By Victoria Gill
Science and nature reporter, BBC News
Up close: goats rely a great deal on their sense of smell to recognise each other
Goats are able to recognise the voices of their very young kids, and differentiate them from other animals' offspring, according to researchers.
A mother goat is able to pick out her own baby from its voice alone by the time the kid is just five days old.
Researchers from Queen Mary, University of London played recordings of kids' bleats to female goats and studied their responses.
They report their findings in the journal Animal Cognition.
Dr Elodie Briefer, who led the research, was surprised to find that the animals were able to pick out their own kids' voices.
"A mother and kid rely a lot on smell to recognise one another and, in the wild, during the first week of their lives, the animals hide in vegetation and don't call much. It's a strategy they use to avoid predators," she explained to BBC News.
"The mothers call to the kids when they want them to come and feed, so we expected that kids would recognise the mothers voices, but not vice versa."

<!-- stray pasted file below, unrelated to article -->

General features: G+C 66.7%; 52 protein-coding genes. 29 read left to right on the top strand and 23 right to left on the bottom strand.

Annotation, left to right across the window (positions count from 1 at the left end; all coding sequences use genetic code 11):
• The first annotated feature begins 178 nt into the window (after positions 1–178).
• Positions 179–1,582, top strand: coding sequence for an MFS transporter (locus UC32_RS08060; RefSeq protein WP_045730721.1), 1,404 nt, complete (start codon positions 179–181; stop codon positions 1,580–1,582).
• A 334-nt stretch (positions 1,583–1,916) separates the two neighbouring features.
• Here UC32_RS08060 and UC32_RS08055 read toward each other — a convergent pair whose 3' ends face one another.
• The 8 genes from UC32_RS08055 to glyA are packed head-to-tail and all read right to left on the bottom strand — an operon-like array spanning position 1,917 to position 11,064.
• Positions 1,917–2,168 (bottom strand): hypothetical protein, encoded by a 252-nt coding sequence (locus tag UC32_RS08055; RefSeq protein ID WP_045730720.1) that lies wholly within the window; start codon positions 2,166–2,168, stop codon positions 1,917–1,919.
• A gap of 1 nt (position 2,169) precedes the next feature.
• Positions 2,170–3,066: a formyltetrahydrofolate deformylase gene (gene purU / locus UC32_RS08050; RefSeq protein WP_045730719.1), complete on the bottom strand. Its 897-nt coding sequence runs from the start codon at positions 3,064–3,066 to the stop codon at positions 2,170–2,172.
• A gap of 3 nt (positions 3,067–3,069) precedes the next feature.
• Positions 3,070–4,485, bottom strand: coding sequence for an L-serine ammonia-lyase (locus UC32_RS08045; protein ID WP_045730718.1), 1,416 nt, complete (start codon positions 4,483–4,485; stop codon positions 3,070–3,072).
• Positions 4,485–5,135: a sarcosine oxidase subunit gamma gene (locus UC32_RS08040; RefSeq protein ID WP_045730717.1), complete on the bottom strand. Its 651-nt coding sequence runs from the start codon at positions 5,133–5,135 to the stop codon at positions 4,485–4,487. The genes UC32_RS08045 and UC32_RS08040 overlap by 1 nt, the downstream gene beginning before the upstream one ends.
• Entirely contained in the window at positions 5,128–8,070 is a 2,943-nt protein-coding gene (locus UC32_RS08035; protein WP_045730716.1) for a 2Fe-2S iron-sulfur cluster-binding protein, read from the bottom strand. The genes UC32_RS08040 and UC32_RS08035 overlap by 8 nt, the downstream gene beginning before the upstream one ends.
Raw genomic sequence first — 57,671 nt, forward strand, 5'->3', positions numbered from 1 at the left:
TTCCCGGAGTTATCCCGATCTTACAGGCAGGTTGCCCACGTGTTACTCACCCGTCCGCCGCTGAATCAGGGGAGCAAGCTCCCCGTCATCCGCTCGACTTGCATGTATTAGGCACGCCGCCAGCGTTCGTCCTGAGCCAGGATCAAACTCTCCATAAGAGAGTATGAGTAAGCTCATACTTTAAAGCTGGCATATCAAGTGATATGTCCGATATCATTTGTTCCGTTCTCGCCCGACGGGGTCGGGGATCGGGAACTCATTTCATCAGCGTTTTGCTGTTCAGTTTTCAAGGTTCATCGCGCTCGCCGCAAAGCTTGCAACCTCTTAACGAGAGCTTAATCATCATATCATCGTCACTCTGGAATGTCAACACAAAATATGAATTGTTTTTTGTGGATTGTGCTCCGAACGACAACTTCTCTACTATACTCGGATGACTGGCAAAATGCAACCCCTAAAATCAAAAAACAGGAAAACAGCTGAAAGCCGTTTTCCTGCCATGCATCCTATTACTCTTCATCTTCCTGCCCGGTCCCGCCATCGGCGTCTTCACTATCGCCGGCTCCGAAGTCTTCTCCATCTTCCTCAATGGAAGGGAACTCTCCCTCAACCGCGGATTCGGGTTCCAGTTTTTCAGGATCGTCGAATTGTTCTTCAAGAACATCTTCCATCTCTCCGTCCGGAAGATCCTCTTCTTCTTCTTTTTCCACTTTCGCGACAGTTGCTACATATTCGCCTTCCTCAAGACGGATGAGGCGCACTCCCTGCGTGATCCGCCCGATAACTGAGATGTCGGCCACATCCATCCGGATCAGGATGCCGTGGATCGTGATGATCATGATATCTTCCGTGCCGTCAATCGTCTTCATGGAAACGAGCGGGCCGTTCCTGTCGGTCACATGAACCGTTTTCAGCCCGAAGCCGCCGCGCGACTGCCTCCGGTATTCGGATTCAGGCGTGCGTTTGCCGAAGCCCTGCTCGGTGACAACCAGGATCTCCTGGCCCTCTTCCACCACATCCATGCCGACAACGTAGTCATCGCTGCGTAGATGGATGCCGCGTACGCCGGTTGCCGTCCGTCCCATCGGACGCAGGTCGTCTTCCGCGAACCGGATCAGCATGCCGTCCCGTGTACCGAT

Dr Briefer's colleague, Alan McElligott, recently discovered that this was the case for fallow deer, which also adopt this anti-predator "hiding" strategy, although they do not belong to the same family of species as goats.
She and her team recorded and played back young kids' calls to the female goats at White Post Farm in Nottinghamshire, UK, and recorded their responses.
"We played the [mother] goats recordings of their own kids and those of other kids that were exactly the same age," she explained.
"Even [when the calls came from] kids that were five to six days old, we could see the mothers responding more to the voices of their own babies."
Hearing the voice of their own offspring, the females would react much faster - looking towards the speaker that the sound was coming from, moving around and calling in response.
The scientists say that understanding how domestic livestock behave and communicate is very important for good animal welfare.
"This helps us understand just how smart these animals are," said Dr Briefer. "Farmers might be able to adapt their own practices to accommodate this natural behaviour."